Developing Crisis Standards of Care for Catastrophic Emergencies: Session at 17th World Congress on Disaster and Emergency Medicine
When a nation or region prepares for public health emergencies such as a pandemic influenza, an earthquake, or any disaster scenario in which the health system may be stressed to its limits, it is important to describe how standards of care would change due to shortage of critical resources. "Crisis standards of care" is defined as a substantial change in usual health care operations and the level of care it is possible to deliver, which is made necessary by a pervasive (e.g., pandemic influenza) or catastrophic (e.g., earthquake, hurricane) disaster. To ensure that the utmost care possible is provided to patients in a catastrophic event, nations/regions need a robust system to guide the public, health care professionals and institutions, and governmental entities at all levels. Building off a report of the U.S. Institute of Medicine, Guidance for Establishing Crisis Standards of Care for Use in Disaster Situations, the Forum on Medical and Public Health Preparedness for Catastrophic Events is sponsoring a session at the 17th World Congress on Disaster and Emergency Medicine (WCDEM) in Beijing, China. The sesssion focuses on opportunities and challenges to integrate crisis standards of care principles in to international disaster response plans.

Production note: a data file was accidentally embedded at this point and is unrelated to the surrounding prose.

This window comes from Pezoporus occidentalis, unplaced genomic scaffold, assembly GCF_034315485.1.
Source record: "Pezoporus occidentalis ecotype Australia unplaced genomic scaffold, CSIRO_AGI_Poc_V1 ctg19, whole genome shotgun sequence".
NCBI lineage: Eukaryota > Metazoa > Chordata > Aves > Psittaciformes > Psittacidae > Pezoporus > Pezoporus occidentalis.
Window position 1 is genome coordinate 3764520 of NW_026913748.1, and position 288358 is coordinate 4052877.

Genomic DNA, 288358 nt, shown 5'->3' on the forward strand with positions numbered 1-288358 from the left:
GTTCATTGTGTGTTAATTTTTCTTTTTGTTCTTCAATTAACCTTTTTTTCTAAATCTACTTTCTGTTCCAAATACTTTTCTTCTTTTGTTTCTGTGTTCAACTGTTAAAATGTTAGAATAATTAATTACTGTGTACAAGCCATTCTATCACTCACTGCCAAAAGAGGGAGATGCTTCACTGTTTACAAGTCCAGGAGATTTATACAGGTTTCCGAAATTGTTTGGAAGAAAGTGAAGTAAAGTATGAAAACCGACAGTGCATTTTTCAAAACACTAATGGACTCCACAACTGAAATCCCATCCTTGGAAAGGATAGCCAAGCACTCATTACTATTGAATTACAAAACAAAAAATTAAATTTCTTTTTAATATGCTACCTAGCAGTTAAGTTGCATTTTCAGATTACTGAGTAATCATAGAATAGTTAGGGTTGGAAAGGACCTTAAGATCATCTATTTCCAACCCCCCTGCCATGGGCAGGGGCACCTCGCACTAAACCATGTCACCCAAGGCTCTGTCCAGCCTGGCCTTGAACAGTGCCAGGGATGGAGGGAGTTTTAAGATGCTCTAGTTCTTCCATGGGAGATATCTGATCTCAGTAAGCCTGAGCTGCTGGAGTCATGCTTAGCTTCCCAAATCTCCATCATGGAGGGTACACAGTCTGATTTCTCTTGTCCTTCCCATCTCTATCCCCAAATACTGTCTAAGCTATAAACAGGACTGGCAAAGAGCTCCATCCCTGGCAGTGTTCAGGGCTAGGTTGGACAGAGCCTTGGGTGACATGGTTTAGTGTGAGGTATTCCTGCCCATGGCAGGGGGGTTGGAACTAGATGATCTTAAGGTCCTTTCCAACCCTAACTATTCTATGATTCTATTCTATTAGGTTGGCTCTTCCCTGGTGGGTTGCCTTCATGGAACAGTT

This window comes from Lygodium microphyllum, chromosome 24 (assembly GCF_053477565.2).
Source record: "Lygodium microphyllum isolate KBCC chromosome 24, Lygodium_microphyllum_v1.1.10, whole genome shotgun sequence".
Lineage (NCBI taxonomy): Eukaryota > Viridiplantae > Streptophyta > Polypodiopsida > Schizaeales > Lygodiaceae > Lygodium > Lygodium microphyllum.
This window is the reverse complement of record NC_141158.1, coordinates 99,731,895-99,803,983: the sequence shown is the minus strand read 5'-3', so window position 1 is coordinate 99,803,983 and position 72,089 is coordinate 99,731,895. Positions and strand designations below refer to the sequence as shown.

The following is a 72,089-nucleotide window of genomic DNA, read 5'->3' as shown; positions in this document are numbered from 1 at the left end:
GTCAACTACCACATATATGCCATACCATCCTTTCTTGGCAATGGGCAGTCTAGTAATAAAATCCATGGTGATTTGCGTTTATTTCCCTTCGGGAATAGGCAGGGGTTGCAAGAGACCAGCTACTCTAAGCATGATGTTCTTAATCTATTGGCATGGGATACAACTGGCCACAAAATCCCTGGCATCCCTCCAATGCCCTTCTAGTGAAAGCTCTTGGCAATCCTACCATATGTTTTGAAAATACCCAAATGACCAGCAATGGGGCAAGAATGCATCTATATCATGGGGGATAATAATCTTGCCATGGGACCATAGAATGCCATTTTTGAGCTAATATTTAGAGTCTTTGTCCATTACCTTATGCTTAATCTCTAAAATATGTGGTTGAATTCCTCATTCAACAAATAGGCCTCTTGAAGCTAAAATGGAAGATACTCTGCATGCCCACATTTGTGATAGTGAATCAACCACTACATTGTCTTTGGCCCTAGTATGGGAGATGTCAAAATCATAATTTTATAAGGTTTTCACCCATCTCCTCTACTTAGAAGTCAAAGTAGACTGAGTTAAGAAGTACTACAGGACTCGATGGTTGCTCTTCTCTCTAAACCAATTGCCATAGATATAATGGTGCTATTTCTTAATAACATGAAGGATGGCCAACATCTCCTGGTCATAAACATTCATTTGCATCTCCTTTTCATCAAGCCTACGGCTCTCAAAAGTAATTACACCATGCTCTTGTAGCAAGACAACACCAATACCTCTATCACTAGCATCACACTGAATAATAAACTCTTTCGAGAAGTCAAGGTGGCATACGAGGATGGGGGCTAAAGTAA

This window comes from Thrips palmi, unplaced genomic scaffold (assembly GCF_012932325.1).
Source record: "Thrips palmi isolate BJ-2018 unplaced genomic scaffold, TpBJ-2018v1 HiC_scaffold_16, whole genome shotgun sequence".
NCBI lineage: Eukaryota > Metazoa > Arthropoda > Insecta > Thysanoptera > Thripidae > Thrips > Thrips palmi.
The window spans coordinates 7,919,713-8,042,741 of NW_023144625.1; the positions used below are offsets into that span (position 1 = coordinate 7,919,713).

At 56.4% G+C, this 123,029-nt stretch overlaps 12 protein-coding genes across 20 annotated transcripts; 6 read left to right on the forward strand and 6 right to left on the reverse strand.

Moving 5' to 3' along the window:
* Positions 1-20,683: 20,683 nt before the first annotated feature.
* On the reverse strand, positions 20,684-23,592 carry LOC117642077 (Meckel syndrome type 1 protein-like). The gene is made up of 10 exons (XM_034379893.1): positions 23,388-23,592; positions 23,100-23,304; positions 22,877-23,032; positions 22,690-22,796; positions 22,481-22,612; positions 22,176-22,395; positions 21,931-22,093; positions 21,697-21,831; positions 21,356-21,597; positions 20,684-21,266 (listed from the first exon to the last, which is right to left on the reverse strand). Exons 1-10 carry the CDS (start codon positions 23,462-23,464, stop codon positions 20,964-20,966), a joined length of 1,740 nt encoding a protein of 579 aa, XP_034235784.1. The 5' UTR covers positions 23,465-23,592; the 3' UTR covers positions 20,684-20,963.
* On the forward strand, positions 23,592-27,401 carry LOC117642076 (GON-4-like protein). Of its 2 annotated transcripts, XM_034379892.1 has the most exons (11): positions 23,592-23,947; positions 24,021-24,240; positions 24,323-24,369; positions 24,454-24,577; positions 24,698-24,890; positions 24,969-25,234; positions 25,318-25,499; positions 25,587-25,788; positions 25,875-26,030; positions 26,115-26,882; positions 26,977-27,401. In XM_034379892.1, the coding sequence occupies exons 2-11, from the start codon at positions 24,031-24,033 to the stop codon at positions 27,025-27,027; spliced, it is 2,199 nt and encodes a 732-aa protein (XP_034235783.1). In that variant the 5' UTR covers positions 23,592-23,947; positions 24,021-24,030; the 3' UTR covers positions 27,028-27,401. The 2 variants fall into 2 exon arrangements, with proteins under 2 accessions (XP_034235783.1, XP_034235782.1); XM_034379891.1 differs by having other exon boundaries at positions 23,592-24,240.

- Discuss the challenges of providing fair and equitable care in mass casualty incidents
- Discuss a potential framework for the equitable delivery of care in situations of scarce resources and strategies for operationalizing crisis standards of care in austere environments
- Examine strategies for integrating crisis standards of care principles into disaster response plans
- Highlight the impact of international disaster response on changing the standard of care in the host country